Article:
Comprehensive Agrarian Reform Program (CARP) (see Box 3.2), with several hundred farmers being the intended beneficiaries of land ownership certificates (APC and KMP, 2012). Yet, the suitability of Hacienda Looc for agricultural use was questioned by a government-commissioned feasibility study which recommended converting the area into a tourism zone (Atkins, 2016). In the mid-1990s, a subsidiary of SM won the public bidding for those areas not covered by CARP and filed petitions to the Department of Agrarian Reform to cancel the land ownership certificates for the remainder of the estate (APC and KMP, 2012; Atkins, 2016). In 2007, the area was declared a Tourism Enterprise Zone by executive order of then President Macapagal-Arroyo.

Box 3.2 Pro-poor and indigenous land policy programmes in the Philippines

The Comprehensive Agrarian Reform Program (CARP) was introduced by then President Corazon Aquino in 1988 after intense lobbying by peasant movements and land reform advocates. Intended beneficiaries were landless, including tenants and regular or seasonal farmworkers, and landpoor farmers owning no more than three hectares of agricultural land. Tools for redistribution included voluntary sales with a compensation premium, compulsory acquisition and distribution of stocks held in land-based enterprises. The program was met with fierce resistance by landlords, who challenged its legitimacy and tried to exploit various loopholes to prevent land redistribution and, in some cases, even to re-appropriate distributed land, e.g. by lease-back or ‘joint-venture’ arrangements. The slow pace of CARP has also allowed many landlords to forcibly remove tenants from their land in order to avoid having their land subjected to agrarian reform.

The Indigenous Peoples Rights Act (IPRA) of 1997 recognises the rights of Indigenous peoples to their cultural integrity and self-governance and certifies customary property rights to ancestral domains and lands. The Act requires a council of elders to formally represent the community in all dealings with government entities. The Certificate of Ancestral Domain Title (CADT) recognises indigenous communal land rights on formerly public domain land. The process of obtaining a CADT is expensive and timeconsuming, due to the large amount of evidence that needs to be provided by the claimants. Besides, ancestral domain claims often overlap with land in the ‘public domain’, such as protected areas and government reservations, as well as concessions given for mining, tourism, logging, plantations, and energy projects, which are governed by other existing and often conflicting laws.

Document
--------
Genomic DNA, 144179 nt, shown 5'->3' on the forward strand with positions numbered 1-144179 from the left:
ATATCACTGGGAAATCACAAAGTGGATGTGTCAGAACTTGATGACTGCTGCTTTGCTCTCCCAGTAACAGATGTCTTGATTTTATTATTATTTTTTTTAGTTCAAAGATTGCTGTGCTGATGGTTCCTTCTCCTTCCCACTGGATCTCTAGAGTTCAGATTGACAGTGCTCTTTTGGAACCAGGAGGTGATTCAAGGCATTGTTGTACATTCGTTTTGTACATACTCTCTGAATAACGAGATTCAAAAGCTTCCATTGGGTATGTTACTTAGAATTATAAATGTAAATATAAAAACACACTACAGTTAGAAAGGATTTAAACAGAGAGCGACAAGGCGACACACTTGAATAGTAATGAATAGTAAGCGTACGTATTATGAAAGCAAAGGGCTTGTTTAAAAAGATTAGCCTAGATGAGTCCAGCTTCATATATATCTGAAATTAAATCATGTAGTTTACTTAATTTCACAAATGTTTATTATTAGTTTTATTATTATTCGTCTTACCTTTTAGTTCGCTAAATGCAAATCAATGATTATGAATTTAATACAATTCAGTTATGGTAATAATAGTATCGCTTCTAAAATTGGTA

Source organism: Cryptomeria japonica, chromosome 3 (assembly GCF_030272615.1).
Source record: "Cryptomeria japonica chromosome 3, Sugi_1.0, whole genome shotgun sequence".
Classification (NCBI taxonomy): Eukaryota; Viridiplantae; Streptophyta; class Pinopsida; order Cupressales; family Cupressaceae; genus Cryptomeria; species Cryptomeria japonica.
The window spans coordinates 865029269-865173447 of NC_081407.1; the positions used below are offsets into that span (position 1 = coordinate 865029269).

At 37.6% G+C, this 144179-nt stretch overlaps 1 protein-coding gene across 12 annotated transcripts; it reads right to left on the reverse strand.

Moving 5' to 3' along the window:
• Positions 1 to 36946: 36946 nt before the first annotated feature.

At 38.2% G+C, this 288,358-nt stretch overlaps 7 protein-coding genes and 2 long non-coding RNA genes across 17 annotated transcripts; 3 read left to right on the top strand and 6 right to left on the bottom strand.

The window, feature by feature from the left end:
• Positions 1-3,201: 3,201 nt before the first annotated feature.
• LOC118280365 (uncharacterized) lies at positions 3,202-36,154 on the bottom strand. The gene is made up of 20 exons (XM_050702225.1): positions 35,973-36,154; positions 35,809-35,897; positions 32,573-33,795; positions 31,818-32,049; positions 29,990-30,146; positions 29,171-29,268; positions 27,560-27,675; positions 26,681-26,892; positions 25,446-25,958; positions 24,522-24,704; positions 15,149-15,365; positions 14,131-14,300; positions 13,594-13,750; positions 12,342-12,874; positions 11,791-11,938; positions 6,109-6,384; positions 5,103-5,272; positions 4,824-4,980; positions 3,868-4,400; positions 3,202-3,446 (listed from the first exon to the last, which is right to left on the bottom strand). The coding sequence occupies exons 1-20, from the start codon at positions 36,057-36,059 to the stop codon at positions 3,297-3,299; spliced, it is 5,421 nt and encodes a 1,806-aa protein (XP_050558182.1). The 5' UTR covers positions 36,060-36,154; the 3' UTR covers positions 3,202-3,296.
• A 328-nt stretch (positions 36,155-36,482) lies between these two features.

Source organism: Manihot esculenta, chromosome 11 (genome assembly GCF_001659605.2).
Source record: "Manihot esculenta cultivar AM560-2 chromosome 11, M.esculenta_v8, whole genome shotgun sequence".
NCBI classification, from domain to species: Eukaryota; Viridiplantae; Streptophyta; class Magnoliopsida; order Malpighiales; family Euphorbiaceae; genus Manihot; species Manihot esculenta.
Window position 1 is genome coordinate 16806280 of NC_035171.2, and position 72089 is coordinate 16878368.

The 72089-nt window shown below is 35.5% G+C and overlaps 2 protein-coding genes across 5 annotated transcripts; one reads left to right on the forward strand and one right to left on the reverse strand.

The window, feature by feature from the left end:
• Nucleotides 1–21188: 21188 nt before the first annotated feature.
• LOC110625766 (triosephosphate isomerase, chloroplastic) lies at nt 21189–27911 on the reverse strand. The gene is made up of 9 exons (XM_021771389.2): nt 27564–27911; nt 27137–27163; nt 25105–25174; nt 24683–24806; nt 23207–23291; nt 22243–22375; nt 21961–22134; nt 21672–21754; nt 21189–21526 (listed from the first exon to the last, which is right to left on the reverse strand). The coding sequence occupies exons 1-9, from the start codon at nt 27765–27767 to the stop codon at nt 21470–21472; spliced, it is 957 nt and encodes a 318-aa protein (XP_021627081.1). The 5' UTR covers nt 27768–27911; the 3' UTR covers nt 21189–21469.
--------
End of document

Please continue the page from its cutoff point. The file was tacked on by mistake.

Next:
Sources: Hall, Hirsch and Li, 2011; Neef, 2016

From the mid-1990s until the early 2010s, local communities together with a range of human rights advocacy groups staged public protests, organised media campaigns and launched court appeals. The case also featured in a 40-minute documentary The Golf War by filmmakers Jen Schradie and Matt DeVries. In response to fierce local resistance, Hacienda Looc experienced increased militarisation through national armed forces alongside private security guards employed by SM (Atkins, 2016). An NGO network led by the Asian Peasant Coalition (APC) and KMP reported a range of human rights violations against the protesters, including fatal shootings, death threats, burning of houses, destruction of crops, and farmers being prevented from accessing their fields (APC and KMP, 2012). Local people also complained about increased soil erosion, pesticide contamination, flooding and landslides as a result of the construction of a golf course in the area (APC and KMP, 2012).

In an attempt to make the land grab appear more legitimate and to co-opt local people into supporting its mega-project, SM has deployed a range of strategies. Through its corporate foundation, it launched a skills development programme and a livelihood project in the barangays of Hacienda Looc and built such amenities as basketball courts and day-care centres (Atkins, 2016). The Hamilo Coast project has also engaged in a strategic partnership with WWF Philippines that includes the creation and management of three Marine Protected Areas (MPAs) along the coast and the rehabilitation of mangroves and hillside forests (WWF Philippines, 2017; The Manila Times, 2018). Yet these measures of‘corporate greenwashing’ have imposed serious restrictions on local people’s livelihoods. Much of the waters oft' Hamilo Coast are now inaccessible to fisherfolks depending on nearshore fisheries, and charcoal making in the adjacent hillside forests — formerly an important source of income for landless people - has been banned since 2009 (Atkins, 2016).

Since the mid-2010s, local resistance against the Hamilo Coast project has become weaker, and several villagers have sold their land to SM and assumed low-wage employment on the company’s premises (Atkins, 2016). Yet some NGOs recently renewed their calls on the government to revoke the ownership rights of large, colonial-era estates, including Hacienda Looc, and to redistribute the land to farming communities (Barahan, 2017).